Turns out the clues to locating the treasure are encoded within Captain Flint’s personal Bible — proof that you can make the good book say anything you like. This plot turn is not too bad, but we’ll have to subsist on it for seventy-five minutes.

Soon, poor old Willie has been shot by one of the hoods. This is one of those movies where normal people stand around calmly conversing over corpses. “Poor Willie,” says Dawn Hawkins. “He was a best friend.” She doesn’t even stoop to examine him. (What’s maddening is that the film’s poor director was a very good writer and could have fixed all of this if he’d been allowed, or bothered.)

The shadowy baddie behind all this — although we don’t for a moment trust Porter Hall — is a blind guy called Newman, a sort of Blind Pugh Junior, which I think I’m going to call him.

Everybody’s off to Treasure Island! Dawn dons a sexy low-cut number and declares her love of adventure. “Well, it’s nice to be young,” says the grizzled Captain Cardigan, nonsensically.

She’s going for an evening swim when she overhears the crew talking mutiny — like her forebear in his apple barrel, only she’s on a rope ladder by a porthole in her swimsuit. I don’t mean the porthole is in her swimsuit. Though it would enhance the entertainment prospects if it were. Dawn Hawkins listens impassively as the men plan to cut cards for her favours. Again, stuff that doesn’t belong in a family film, but there it is. She tells Porter Hall about it and he says he has everything under control.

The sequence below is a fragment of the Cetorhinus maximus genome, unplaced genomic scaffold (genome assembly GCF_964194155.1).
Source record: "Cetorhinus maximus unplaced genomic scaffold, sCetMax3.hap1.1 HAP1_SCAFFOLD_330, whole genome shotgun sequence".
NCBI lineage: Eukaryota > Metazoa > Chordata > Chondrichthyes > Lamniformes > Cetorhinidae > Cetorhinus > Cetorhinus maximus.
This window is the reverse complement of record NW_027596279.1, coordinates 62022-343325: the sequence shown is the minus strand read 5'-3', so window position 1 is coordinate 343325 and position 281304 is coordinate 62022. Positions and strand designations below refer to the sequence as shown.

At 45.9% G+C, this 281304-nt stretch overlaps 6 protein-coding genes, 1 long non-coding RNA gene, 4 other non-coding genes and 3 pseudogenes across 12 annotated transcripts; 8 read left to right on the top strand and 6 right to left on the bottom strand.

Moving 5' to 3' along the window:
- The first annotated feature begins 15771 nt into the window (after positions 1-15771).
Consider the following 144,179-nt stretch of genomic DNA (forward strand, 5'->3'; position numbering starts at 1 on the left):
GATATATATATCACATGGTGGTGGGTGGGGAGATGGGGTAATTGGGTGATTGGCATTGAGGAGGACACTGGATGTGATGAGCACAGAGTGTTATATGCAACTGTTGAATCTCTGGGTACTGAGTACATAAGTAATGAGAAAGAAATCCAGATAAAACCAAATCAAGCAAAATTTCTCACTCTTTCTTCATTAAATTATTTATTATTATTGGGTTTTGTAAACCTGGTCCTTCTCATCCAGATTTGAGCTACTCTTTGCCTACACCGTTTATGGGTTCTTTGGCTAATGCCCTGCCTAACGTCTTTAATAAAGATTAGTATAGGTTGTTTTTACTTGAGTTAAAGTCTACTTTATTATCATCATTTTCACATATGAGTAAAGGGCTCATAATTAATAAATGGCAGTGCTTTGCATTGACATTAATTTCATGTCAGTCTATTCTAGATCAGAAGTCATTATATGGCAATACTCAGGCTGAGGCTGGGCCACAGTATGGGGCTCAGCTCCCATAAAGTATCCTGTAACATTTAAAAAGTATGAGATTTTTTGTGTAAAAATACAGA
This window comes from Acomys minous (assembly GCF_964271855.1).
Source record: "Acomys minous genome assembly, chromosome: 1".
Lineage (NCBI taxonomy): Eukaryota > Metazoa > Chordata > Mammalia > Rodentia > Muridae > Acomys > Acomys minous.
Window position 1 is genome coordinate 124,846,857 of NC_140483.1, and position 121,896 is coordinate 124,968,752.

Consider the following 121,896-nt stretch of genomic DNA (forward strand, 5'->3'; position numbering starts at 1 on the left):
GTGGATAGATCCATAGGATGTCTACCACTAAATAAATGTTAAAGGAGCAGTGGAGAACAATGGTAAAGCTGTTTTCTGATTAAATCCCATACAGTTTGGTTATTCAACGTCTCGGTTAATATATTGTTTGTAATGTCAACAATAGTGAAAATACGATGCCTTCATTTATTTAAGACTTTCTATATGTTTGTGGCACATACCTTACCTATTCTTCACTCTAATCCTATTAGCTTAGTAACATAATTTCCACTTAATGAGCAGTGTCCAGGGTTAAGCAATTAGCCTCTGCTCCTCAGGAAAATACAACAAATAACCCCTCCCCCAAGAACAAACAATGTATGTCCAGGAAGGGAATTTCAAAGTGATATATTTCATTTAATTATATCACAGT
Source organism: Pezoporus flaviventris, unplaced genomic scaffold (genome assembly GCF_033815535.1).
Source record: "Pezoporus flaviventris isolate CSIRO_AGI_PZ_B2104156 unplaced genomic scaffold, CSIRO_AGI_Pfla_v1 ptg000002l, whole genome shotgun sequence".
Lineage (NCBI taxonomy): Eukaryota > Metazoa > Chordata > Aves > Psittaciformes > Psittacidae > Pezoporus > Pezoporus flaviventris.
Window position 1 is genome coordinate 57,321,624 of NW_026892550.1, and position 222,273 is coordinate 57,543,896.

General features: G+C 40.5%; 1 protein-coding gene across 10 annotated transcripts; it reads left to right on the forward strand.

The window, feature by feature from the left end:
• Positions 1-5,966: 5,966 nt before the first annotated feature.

“For almost a year I had lived on Treasure Island alone,” narrates Tab Hunter as Tab Hunter in a fluffy beard rises into view amid the palm trees, “the involuntary master of my domain,” getting a snigger from the Seinfeld fans.

Tab is going to spend the film shirtless. As shirtless as the day is long. And this is June, so that’s very shirtless indeed. He will, however, I predict, get a shave and a haircut.

Dawn rises and puts on a cute sailor cap and a sexy halter top in case the mutineers cut cards for her favours. And sure enough, they’ve taken over the ship. Captain Cardigan is tied up in knots. Porter Hall turns out to be leader of the mutineers. Gentlemen, I am shocked.

The original Treasure Island is a virtually all male show, with Jim-Lad’s mum, Mrs. Jim-Lad, given nothing to do and dropped from the story as soon as decently possible. So Treasure Island, as conceived by RL Stevenson, is lacking in bondage scenes. Pollexfen & Wisburg have fixed that. A good director for this would have been Alain Robbe-Grillet.

Anyhow, Dawn Hawkins escapes but Captain Cardigan gets a hole in him. All this is narrated by Tab with a disinterested, dreamy quality more suitable, I would have thought, for Brideshead Revisited, not HORNY TREASURE ISLAND.

I’m not kidding about Tay Garnett’s last film, by the way. The sound of “loveable” wilderness person Mike Mazurki humourlessly intoning “HA. HA. HA,” will follow me to my mausoleum. Compared to that, this is a delightful romp. Still, every single movement the actors make is self-conscious, awkward and weird. I’ve heard of director’s shooting rehearsals for spontaneity, but this looks like Dupont was aiming more for uncertainty. And he’s achieved it, masterfully.

Dawn and Tab shack up in an abandoned fort and Dawn naturally has to take a bath, gawped at by the lecherous parrot, who is no doubt a direct linear descendant of Captain Flint’s parrot. He doesn’t quite caw “Pieces of ass!” but his squawks have a lubricious flavour. And yes, Tab has a shave. Evidently he could have done this at any time, but he didn’t have anyone to look his best for.

Porter Hall in Decent Line Shock: “Ever see a cat at a mouse hole? We’ll emulate that patient creature, gentlemen.”